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  • Arun Raghuram Mahapatra

Section 36 of Stamp Act: A Defense Against NN Global or a Fruitless Argument?

[Arun is a student at Rajiv Gandhi National University of Law.]

The debate whether an arbitration clause in an unstamped or insufficiently stamped agreement can be enforced has been a moot question in various judicial pronouncements over the years. However, until recently, there was no settled position with regard to this point of law, as numerous High Courts (HC) and even the Supreme Court (SC) had rendered contradictory judgments on this question. Only on 25 April 2023, did a 5-judge panel of the SC in NN Global Mercantile Private Limited v. Indo Unique Flame Limited (NN Global) finally settled this position of law by holding that an unstamped/insufficiently stamped agreement could not be acted upon the arbitration agreement until such defect is cured.

Although the NN Global judgment has opened a floodgate of enforceability challenges in ongoing arbitral proceedings, it has also led to lawyers coming up with novel constructions of the Indian Stamp Act 1899 (Stamp Act) in order to bypass NN Global and act upon insufficiently stamped agreements. One such novel argument that has been raised to circumvent NN Global has been the application of Section 36 of the Stamp Act, which reads as follows:

36. Admission of instrument where not to be questioned. —Where an instrument has been admitted in evidence, such admission shall not, except as provided in section 61, be called in question at any stage of the same suit or proceeding on the ground that the instrument has not been duly stamped.

On the basis of the said provision, it has been broadly argued that if a challenge to the admission of an unstamped/insufficiently stamped agreement is not raised at the preliminary stage and the same is admitted as evidence, then the enforceability of the arbitration agreement cannot be questioned at a later stage of the proceedings.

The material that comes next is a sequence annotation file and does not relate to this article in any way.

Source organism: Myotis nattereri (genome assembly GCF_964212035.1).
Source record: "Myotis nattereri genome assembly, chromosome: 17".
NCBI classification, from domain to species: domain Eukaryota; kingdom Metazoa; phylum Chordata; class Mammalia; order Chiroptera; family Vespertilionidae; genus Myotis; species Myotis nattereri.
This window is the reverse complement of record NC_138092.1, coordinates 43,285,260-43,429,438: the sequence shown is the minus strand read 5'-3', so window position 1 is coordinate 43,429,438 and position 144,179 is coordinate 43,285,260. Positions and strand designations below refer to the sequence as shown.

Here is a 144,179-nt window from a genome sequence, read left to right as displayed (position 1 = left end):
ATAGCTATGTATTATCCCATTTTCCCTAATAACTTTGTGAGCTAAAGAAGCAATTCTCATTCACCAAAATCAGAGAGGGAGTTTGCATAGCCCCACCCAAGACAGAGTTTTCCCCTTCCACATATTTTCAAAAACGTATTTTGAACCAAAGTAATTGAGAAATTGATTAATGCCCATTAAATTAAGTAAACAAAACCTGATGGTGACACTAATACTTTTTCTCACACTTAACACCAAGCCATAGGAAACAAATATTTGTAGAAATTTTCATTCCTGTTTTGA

This article analyzes the above proposition and contends that such an argument is bad in law and should not be entertained by arbitral tribunals so as to allow the enforcement of an unstamped / insufficiently stamped arbitration agreement. In particular, it argues on the basis of the inherent difference between the concepts of admission of a document as evidence and that of acting upon / enforcement of a document.

NN Global on Section 36 of Stamp Act: An Ambiguous Obiter

Although the SC in NN Global has discussed the relevant provisions of the Stamp Act in clinical detail, it has not directly addressed the question of the effect of Section 36, vis-à-vis challenges to enforceability, on an unstamped / insufficiently stamped agreement which has been already admitted as evidence. The only reference to this proposition has been made in paragraphs 51-52 of the judgment, that too in the form of an ambiguous obiter. In light of this, it is pertinent that we analyze both from a theoretical and a precedential standpoint.

Bare Provisions of Stamp Act: Ordinary Meaning and Theoretical Analysis

On a bare perusal of Section 35 of the Stamp Act, it is clear that the said provision not only bars any instrument chargeable with stamp duty to be admitted as evidence for any purpose but also specifically bars the right to act upon, i.e., enforce, such an instrument. On the other hand, Section 36 of the Stamp Act deals solely with the question of the admissibility of an instrument as evidence and not with the aspect of “acting upon” or enforceability of the said instrument. Thus, although Section 36 is an exception to Section 35, it is only an exception within the purview of admissibility as evidence. Consequently, theoretically speaking, even if a document is admitted as evidence, although its admission may not be challenged, the acting upon / enforceability of the same can be agitated even at a later stage in the arbitral proceedings.

Precedential Backing: Evidence May Be Admitted but Not Acted Upon